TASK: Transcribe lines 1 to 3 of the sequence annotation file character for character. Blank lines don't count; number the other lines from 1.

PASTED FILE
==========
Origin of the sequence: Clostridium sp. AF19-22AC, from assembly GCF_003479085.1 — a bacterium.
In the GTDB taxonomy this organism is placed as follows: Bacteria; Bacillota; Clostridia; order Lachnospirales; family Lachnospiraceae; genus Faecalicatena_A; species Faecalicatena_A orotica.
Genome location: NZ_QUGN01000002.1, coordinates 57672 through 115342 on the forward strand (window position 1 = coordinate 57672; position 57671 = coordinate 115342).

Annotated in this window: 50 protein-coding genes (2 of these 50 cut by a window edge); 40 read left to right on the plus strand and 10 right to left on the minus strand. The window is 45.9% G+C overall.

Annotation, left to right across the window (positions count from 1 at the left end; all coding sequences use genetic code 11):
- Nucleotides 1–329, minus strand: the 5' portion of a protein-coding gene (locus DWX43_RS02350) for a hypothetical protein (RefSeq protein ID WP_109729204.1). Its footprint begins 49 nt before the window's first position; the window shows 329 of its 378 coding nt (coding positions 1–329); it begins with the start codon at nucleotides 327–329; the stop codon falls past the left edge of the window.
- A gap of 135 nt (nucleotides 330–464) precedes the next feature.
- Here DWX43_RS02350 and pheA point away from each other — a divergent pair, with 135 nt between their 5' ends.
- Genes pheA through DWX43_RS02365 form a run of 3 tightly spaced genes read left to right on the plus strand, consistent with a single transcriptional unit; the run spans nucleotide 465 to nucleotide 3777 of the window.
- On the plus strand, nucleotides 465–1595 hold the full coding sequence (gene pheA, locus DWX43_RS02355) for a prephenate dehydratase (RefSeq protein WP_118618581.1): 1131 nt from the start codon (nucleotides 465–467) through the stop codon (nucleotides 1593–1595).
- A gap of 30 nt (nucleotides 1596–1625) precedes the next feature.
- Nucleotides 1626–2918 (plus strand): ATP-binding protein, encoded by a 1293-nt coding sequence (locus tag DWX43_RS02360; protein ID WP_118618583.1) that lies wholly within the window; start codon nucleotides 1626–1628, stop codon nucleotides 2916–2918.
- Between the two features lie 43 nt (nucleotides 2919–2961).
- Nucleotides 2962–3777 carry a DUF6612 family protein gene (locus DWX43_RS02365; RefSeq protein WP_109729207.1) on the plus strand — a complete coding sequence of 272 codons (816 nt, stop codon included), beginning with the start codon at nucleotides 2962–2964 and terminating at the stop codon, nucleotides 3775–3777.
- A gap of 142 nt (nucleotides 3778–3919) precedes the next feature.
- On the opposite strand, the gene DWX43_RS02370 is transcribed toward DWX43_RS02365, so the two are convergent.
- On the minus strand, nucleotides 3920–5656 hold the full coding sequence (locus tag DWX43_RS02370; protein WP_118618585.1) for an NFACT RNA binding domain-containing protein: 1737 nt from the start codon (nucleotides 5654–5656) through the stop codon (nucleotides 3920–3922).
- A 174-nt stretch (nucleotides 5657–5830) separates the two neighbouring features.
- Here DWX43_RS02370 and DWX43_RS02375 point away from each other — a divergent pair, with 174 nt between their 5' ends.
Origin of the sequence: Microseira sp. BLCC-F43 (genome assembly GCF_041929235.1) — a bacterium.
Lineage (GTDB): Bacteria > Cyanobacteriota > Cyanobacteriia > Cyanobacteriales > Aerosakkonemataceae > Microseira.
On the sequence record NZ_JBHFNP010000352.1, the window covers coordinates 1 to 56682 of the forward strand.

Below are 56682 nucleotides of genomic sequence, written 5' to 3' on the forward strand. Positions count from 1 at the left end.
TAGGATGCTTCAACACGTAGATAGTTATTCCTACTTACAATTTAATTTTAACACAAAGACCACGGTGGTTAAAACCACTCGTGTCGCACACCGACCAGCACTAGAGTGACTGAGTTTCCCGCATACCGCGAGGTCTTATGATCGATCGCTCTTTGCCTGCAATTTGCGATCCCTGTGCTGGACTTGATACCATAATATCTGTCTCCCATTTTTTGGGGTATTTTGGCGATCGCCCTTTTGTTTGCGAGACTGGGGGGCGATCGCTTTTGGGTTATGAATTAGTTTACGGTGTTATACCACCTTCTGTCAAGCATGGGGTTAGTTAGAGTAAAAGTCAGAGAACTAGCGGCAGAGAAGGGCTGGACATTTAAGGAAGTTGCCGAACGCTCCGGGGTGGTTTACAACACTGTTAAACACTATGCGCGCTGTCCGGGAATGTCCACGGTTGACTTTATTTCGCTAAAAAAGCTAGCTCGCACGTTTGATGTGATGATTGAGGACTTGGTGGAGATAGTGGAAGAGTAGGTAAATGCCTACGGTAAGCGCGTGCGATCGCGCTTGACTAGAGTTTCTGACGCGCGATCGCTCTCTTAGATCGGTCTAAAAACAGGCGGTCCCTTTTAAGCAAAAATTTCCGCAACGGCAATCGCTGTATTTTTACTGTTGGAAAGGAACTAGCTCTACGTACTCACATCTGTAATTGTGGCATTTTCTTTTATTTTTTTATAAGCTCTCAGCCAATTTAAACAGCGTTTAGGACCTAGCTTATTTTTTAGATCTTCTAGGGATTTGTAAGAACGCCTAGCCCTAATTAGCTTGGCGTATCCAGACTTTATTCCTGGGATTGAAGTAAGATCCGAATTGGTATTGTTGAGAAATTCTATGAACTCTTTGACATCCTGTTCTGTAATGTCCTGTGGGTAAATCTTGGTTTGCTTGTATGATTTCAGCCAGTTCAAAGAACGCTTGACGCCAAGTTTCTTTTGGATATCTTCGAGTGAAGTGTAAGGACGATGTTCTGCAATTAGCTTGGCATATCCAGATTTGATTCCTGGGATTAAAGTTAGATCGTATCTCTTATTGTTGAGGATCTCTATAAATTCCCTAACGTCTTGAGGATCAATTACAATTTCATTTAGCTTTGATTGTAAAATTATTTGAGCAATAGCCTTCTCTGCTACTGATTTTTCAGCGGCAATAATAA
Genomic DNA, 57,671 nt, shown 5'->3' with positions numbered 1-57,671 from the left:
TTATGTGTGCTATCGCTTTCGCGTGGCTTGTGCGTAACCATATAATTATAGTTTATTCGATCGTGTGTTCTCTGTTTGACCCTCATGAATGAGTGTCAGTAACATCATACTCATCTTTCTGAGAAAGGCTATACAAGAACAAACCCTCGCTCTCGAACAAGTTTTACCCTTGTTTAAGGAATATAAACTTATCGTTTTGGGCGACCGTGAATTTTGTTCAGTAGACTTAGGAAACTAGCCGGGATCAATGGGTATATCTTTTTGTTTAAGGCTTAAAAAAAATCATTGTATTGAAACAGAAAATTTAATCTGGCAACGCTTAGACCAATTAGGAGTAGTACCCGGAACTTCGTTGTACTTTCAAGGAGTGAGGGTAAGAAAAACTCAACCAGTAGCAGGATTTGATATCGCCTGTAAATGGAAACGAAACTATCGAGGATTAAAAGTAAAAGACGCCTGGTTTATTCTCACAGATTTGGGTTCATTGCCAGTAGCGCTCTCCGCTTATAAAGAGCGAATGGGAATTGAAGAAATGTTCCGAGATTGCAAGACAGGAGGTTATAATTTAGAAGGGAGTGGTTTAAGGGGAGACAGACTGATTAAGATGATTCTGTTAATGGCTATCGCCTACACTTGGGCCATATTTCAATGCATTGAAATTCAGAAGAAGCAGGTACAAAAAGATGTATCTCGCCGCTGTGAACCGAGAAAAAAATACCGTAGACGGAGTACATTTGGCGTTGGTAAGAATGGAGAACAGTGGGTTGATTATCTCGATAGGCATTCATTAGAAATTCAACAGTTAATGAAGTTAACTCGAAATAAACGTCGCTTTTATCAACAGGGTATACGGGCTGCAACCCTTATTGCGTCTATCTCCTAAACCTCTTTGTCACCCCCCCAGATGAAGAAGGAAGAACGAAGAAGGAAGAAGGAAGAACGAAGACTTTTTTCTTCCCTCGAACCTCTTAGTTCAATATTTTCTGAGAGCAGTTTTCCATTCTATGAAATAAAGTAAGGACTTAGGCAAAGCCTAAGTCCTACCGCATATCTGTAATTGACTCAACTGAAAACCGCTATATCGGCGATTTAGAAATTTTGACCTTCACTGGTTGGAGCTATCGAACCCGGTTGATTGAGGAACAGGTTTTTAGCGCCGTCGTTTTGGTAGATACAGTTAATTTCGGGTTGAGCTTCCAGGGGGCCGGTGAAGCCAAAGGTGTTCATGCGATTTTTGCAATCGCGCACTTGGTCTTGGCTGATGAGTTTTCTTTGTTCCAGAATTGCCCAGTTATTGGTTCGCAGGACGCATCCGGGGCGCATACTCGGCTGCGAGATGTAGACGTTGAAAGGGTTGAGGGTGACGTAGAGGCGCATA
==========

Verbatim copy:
Origin of the sequence: Clostridium sp. AF19-22AC, from assembly GCF_003479085.1 — a bacterium.
In the GTDB taxonomy this organism is placed as follows: Bacteria; Bacillota; Clostridia; order Lachnospirales; family Lachnospiraceae; genus Faecalicatena_A; species Faecalicatena_A orotica.
Genome location: NZ_QUGN01000002.1, coordinates 57672 through 115342 on the forward strand (window position 1 = coordinate 57672; position 57671 = coordinate 115342).